By now, you’re aware of the announcement that The Youth Campus, located at 733 N. Prospect in Park Ridge, has closed its residential complex and will consolidate operations at its Chicago office. For 104 years, The Youth Campus and its predecessor organizations, beginning with the Illinois Industrial School for Girls, have provided services for children and teens in need at its Park Ridge campus. Conceived by social activists Hannah Greenebaum Solomon and Jane Addams, the complex of “English Cottages” (designed by Holabird and Root in 1908) was an alternative to the larger buildings commonly used to house orphans. The Society respects and salutes its friends at The Youth Campus for its legacy and continued commitment to serving youths in the Chicagoland area.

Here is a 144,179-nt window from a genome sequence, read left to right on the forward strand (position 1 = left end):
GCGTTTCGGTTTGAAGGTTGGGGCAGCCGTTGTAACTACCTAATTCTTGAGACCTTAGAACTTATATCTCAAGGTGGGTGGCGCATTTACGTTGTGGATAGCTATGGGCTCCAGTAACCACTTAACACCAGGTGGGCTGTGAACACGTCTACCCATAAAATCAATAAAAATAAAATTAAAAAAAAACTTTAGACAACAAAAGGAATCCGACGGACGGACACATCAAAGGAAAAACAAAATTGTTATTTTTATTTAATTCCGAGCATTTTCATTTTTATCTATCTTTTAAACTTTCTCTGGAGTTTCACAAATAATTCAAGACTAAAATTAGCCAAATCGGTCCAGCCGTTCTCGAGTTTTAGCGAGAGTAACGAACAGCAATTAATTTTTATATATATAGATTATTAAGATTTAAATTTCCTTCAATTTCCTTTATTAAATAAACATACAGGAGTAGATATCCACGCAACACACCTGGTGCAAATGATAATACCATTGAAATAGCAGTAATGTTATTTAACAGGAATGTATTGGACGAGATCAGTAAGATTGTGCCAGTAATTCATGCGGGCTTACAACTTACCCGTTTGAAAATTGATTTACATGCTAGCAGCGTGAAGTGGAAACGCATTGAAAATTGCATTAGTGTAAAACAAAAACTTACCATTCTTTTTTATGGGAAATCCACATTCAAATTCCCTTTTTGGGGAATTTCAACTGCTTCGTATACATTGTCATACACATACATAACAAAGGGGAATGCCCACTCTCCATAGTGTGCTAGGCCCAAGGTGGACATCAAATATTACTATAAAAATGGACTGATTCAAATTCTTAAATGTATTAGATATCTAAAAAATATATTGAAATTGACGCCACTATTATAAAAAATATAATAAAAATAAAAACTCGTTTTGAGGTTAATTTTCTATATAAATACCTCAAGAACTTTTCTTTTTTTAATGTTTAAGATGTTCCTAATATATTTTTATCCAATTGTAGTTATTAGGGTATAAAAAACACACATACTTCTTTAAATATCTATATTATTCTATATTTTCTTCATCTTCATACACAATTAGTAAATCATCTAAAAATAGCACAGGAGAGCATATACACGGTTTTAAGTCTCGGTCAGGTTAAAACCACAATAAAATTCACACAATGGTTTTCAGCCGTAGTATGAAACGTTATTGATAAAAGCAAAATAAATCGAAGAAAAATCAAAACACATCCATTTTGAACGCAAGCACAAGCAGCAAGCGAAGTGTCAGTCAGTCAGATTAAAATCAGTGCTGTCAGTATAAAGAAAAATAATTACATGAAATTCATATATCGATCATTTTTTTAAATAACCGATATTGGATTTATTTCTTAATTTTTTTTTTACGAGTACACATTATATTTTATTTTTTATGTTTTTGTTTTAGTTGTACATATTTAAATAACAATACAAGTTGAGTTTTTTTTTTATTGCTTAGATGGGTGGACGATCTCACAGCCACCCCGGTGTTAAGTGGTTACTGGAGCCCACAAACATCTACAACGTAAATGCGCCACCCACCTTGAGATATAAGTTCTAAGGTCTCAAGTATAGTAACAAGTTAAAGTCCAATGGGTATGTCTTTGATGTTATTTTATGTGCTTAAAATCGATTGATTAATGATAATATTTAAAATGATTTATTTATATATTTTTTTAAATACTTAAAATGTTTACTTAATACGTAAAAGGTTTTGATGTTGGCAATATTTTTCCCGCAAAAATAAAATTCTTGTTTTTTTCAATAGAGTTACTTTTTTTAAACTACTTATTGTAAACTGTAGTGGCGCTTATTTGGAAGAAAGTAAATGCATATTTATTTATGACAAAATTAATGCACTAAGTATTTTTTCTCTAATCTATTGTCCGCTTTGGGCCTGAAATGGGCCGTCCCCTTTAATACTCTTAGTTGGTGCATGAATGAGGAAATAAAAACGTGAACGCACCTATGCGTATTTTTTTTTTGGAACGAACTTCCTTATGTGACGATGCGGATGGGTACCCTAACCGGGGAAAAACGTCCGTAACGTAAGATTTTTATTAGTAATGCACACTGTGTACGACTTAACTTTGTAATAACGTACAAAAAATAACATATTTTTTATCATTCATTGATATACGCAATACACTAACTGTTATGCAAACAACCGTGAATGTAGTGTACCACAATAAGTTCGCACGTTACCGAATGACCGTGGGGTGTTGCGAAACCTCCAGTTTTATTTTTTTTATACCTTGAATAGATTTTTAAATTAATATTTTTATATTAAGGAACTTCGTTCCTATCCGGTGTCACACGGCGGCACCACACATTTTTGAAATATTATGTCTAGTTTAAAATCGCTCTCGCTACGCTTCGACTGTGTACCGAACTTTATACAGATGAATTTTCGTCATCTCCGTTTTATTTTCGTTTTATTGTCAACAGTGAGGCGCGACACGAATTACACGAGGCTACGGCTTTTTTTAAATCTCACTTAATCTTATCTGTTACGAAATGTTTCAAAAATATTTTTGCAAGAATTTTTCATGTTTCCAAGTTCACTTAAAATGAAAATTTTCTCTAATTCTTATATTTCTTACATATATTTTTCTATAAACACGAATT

THE SOCIETY THANKS JOHN SASSER
We extend our appreciation to life-long Park Ridge resident John Sasser for providing opportunities to the Society, as well as other local not-for-profit organizations, to present programs and events within the spaces of the Park Ridge Nonprofit Center (PRNC). In 2008, Mr. Sasser purchased the historic building at 720 Garden Street. At that time, it appeared that the building might be demolished to make way for a low-rise office building. Mr. Sasser has configure the interior spaces to realize his vision of a multi-tenant nonprofit center in Park Ridge, a place in town where local not-for-profit organizations find a place to call home as needed, in shared space partnerships. According to the Nonprofit Centers Network, multi-tenant nonprofit centers are buildings that house multiple organizations and provide economic, quality, mission-enhancing workspace. The Society has rented The Great Room in the PRNC recently for its Homecoming Reception in March and parlor meeting in February. More information about the PRNC can be found at its website, www.parkridgenonprofitcenter.org.